An Organizational Lifesaver: The Tickler File

So what’s a tickler file? Also called an everyday sorter, expanding desk file, pop-up file or desk file/sorter, it’s a most reliable and logical place to store your active papers and pending items until it’s time to act on them because it “tickles” your brain to help you remember things. It also shrinks those piles of to-do items and guarantees they won’t get lost. In short, it’s an organizational lifesaver if you let it be, and it’s my favorite organizing tool.

A tickler file can take the form of a book, which you can purchase through an office-supply purveyor. (Smead and Pendaflex both make nice versions.) There’s also an accordion-style pouch variety, or you can make your own with hanging file folders to store in a file drawer, or with clear plastic sleeves snapped into a binder to create a mobile version.

The book format has pages numbered 1 through 31 for the days of the month and 12 additional pages labeled with the 12 months. The pouch’s dividers are set up similarly, and you’d label your hanging file folders or clear sleeves the same way: one for each day, and one for each month.

But what do you do with a tickler file? It’s the grandest place for storing pretty much anything that you’ll need to act on or refer to in the future – whether that will occur on a specific day or on one that you choose – so you simply file each piece of paper or paraphernalia under the day or month when you’ll need to deal with it, then handle what’s in each slot on the appropriate day.

When you near the end of a month, transfer everything from the next month’s monthly slot into the appropriate daily slots, and you’re ready for a new month of being organized!

We live in a much more electronic world than we used to, but until we’ve truly gone paperless, let’s get specific about the kinds of items that can go into a tickler file: 

• bills to pay before their due dates

• invitations, event details and accompanying maps or directions

• travel itineraries and flight and hotel confirmations

• tickets to a concert, play or sports event

• meeting agendas and associated materials

• forms, applications and registrations to submit by a deadline

• coupons, gift cards and gift certificates to use when you’ll be visiting a particular establishment

• greeting cards to mail before special occasions

• supporting materials for appointments, events and errands: membership cards, receipts for items to return, dry-cleaning or repair claim tickets, lists of items to buy during a shopping trip, checks to deposit, sale flyers and notes about symptoms to discuss with your doctor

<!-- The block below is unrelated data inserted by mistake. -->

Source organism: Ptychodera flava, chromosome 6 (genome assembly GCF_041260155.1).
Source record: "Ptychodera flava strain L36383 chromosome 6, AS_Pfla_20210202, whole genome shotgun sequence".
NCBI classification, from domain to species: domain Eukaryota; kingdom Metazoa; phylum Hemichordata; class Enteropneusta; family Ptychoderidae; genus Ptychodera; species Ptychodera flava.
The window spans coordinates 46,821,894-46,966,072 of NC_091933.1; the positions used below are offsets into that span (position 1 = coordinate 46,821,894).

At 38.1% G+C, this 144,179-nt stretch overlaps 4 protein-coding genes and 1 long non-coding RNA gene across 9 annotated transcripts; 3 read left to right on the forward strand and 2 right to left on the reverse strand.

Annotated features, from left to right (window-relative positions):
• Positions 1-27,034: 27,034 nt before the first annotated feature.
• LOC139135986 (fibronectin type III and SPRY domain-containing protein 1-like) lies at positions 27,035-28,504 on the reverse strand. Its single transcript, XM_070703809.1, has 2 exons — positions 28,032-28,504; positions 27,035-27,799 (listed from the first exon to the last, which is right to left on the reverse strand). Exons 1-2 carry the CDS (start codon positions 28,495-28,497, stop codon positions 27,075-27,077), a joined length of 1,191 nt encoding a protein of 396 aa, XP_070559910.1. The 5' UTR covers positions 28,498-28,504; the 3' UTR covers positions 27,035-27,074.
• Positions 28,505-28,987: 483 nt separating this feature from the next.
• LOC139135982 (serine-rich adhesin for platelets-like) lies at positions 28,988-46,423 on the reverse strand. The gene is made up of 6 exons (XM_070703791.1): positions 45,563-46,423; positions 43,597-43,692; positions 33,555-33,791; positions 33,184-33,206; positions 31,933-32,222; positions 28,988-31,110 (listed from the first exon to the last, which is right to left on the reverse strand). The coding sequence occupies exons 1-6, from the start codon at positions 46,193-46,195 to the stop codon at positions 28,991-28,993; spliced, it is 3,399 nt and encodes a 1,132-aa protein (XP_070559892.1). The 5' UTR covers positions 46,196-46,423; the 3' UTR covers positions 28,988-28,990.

• those little appointment cards you get from your dentist, doctor and hair stylist 

• most things that you’d normally stick on a bulletin board or the fridge, or clip to the family calendar – where they may fall off, get buried or end up forgotten

In addition to filing materials to support things that happen on specific days, you can also include materials with looser time frames:

• reminders to schedule an oil change or furnace cleaning 

• notes about things you might want to do or be reminded of occasionally: weekend entertainment options, things you’re considering buying or classes to take

• materials related to pending items, such as an online purchase you’re waiting to receive or an action someone else must take. Put the materials into a future slot, then follow up later if needed. (You can also create a “pending file” where you store this paperwork. Then put a note in your tickler file to remind yourself to check it occasionally to make sure nothing has fallen through the cracks.)

For the enormous help it offers, a tickler file requires just two things from you (such a deal!): 1) that you put things into it, and 2) that you check it every day – or, preferably, every night as part of your next-day planning so that you won’t be caught off guard by anything you find.

Some people say they couldn’t possibly remember to check a tickler file every day, but I say it’s like the well-entrenched, excellent habit they created long ago of brushing their teeth every morning: Both are well worth the habit-formation effort because the rewards are great. 

Just think of it: You’ll be able to reduce those emotionally draining piles of paper because many of the items in them are great tickler-file candidates that you can parcel out according to when you can realistically deal with them. You’ll also feel confident that nothing is lost because it’s all safely stored and ready to pop up just when the time is right for action. It feels fabulous to have precisely what you need, exactly when you need it – especially when those things might have been lost or forgotten otherwise.

This is “planned procrastination” at its finest because you consciously and conscientiously plan to deal with something later – and then you actually do it. In the meantime, it isn’t taunting or haunting you, and you need to handle only one slot each day, not an overwhelming to-do pile.

Devotees swear by tickler files because they virtually never lose anything and always have what they need when they need it. The farthest that anything can go astray is into a neighboring tickler-file slot rather than buried under a pile of mail and newspapers.

Give yourself a few weeks to devote yourself to – and fall in love with – a tickler file. The powerful benefits should be a big motivator to continue using it. 

Paula Apfelbach, the former owner of Breathing Room Professional Organizing in Madison, is now the copy editor at the Peninsula Pulse and Door County Living magazine.